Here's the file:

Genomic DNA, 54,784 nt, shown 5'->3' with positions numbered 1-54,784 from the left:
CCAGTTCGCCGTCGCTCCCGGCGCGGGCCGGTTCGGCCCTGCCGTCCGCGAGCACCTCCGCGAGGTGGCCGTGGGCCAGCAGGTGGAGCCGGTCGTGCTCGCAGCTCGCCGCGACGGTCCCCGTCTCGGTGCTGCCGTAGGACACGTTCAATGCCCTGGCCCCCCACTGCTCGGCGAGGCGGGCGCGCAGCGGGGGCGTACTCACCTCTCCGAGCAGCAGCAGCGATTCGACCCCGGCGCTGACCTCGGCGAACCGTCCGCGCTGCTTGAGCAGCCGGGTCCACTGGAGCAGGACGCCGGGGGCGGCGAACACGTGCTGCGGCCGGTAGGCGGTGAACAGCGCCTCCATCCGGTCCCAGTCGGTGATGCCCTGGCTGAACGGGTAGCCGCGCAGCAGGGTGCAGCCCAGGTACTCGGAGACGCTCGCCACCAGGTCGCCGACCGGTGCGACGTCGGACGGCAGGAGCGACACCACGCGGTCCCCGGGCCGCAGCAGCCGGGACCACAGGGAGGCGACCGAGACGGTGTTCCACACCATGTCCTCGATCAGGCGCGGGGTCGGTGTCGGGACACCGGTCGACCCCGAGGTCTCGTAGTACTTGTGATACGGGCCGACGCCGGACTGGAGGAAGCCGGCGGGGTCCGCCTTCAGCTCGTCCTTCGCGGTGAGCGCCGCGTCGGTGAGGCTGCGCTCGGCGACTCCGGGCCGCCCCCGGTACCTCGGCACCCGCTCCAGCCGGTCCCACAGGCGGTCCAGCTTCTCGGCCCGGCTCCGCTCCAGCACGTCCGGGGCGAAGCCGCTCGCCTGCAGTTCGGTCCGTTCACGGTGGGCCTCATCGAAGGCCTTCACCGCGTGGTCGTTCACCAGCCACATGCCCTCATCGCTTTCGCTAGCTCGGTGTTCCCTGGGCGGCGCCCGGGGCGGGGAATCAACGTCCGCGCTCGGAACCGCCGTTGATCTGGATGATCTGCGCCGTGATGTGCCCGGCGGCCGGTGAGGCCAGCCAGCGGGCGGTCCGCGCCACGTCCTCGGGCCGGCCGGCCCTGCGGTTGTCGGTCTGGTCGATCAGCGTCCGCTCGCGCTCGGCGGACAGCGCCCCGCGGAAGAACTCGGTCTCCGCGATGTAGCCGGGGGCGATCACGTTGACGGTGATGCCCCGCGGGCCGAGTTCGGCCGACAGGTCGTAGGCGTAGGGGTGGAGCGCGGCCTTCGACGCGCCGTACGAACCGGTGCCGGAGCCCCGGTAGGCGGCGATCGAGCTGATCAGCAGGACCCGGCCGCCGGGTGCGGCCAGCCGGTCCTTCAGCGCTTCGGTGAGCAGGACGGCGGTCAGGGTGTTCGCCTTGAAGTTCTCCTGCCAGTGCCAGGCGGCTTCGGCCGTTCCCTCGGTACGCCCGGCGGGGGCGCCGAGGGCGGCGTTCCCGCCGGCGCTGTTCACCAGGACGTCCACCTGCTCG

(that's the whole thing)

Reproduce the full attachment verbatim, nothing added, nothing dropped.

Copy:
Genomic DNA, 54,784 nt, shown 5'->3' with positions numbered 1-54,784 from the left:
CCAGTTCGCCGTCGCTCCCGGCGCGGGCCGGTTCGGCCCTGCCGTCCGCGAGCACCTCCGCGAGGTGGCCGTGGGCCAGCAGGTGGAGCCGGTCGTGCTCGCAGCTCGCCGCGACGGTCCCCGTCTCGGTGCTGCCGTAGGACACGTTCAATGCCCTGGCCCCCCACTGCTCGGCGAGGCGGGCGCGCAGCGGGGGCGTACTCACCTCTCCGAGCAGCAGCAGCGATTCGACCCCGGCGCTGACCTCGGCGAACCGTCCGCGCTGCTTGAGCAGCCGGGTCCACTGGAGCAGGACGCCGGGGGCGGCGAACACGTGCTGCGGCCGGTAGGCGGTGAACAGCGCCTCCATCCGGTCCCAGTCGGTGATGCCCTGGCTGAACGGGTAGCCGCGCAGCAGGGTGCAGCCCAGGTACTCGGAGACGCTCGCCACCAGGTCGCCGACCGGTGCGACGTCGGACGGCAGGAGCGACACCACGCGGTCCCCGGGCCGCAGCAGCCGGGACCACAGGGAGGCGACCGAGACGGTGTTCCACACCATGTCCTCGATCAGGCGCGGGGTCGGTGTCGGGACACCGGTCGACCCCGAGGTCTCGTAGTACTTGTGATACGGGCCGACGCCGGACTGGAGGAAGCCGGCGGGGTCCGCCTTCAGCTCGTCCTTCGCGGTGAGCGCCGCGTCGGTGAGGCTGCGCTCGGCGACTCCGGGCCGCCCCCGGTACCTCGGCACCCGCTCCAGCCGGTCCCACAGGCGGTCCAGCTTCTCGGCCCGGCTCCGCTCCAGCACGTCCGGGGCGAAGCCGCTCGCCTGCAGTTCGGTCCGTTCACGGTGGGCCTCATCGAAGGCCTTCACCGCGTGGTCGTTCACCAGCCACATGCCCTCATCGCTTTCGCTAGCTCGGTGTTCCCTGGGCGGCGCCCGGGGCGGGGAATCAACGTCCGCGCTCGGAACCGCCGTTGATCTGGATGATCTGCGCCGTGATGTGCCCGGCGGCCGGTGAGGCCAGCCAGCGGGCGGTCCGCGCCACGTCCTCGGGCCGGCCGGCCCTGCGGTTGTCGGTCTGGTCGATCAGCGTCCGCTCGCGCTCGGCGGACAGCGCCCCGCGGAAGAACTCGGTCTCCGCGATGTAGCCGGGGGCGATCACGTTGACGGTGATGCCCCGCGGGCCGAGTTCGGCCGACAGGTCGTAGGCGTAGGGGTGGAGCGCGGCCTTCGACGCGCCGTACGAACCGGTGCCGGAGCCCCGGTAGGCGGCGATCGAGCTGATCAGCAGGACCCGGCCGCCGGGTGCGGCCAGCCGGTCCTTCAGCGCTTCGGTGAGCAGGACGGCGGTCAGGGTGTTCGCCTTGAAGTTCTCCTGCCAGTGCCAGGCGGCTTCGGCCGTTCCCTCGGTACGCCCGGCGGGGGCGCCGAGGGCGGCGTTCCCGCCGGCGCTGTTCACCAGGACGTCCACCTGCTCG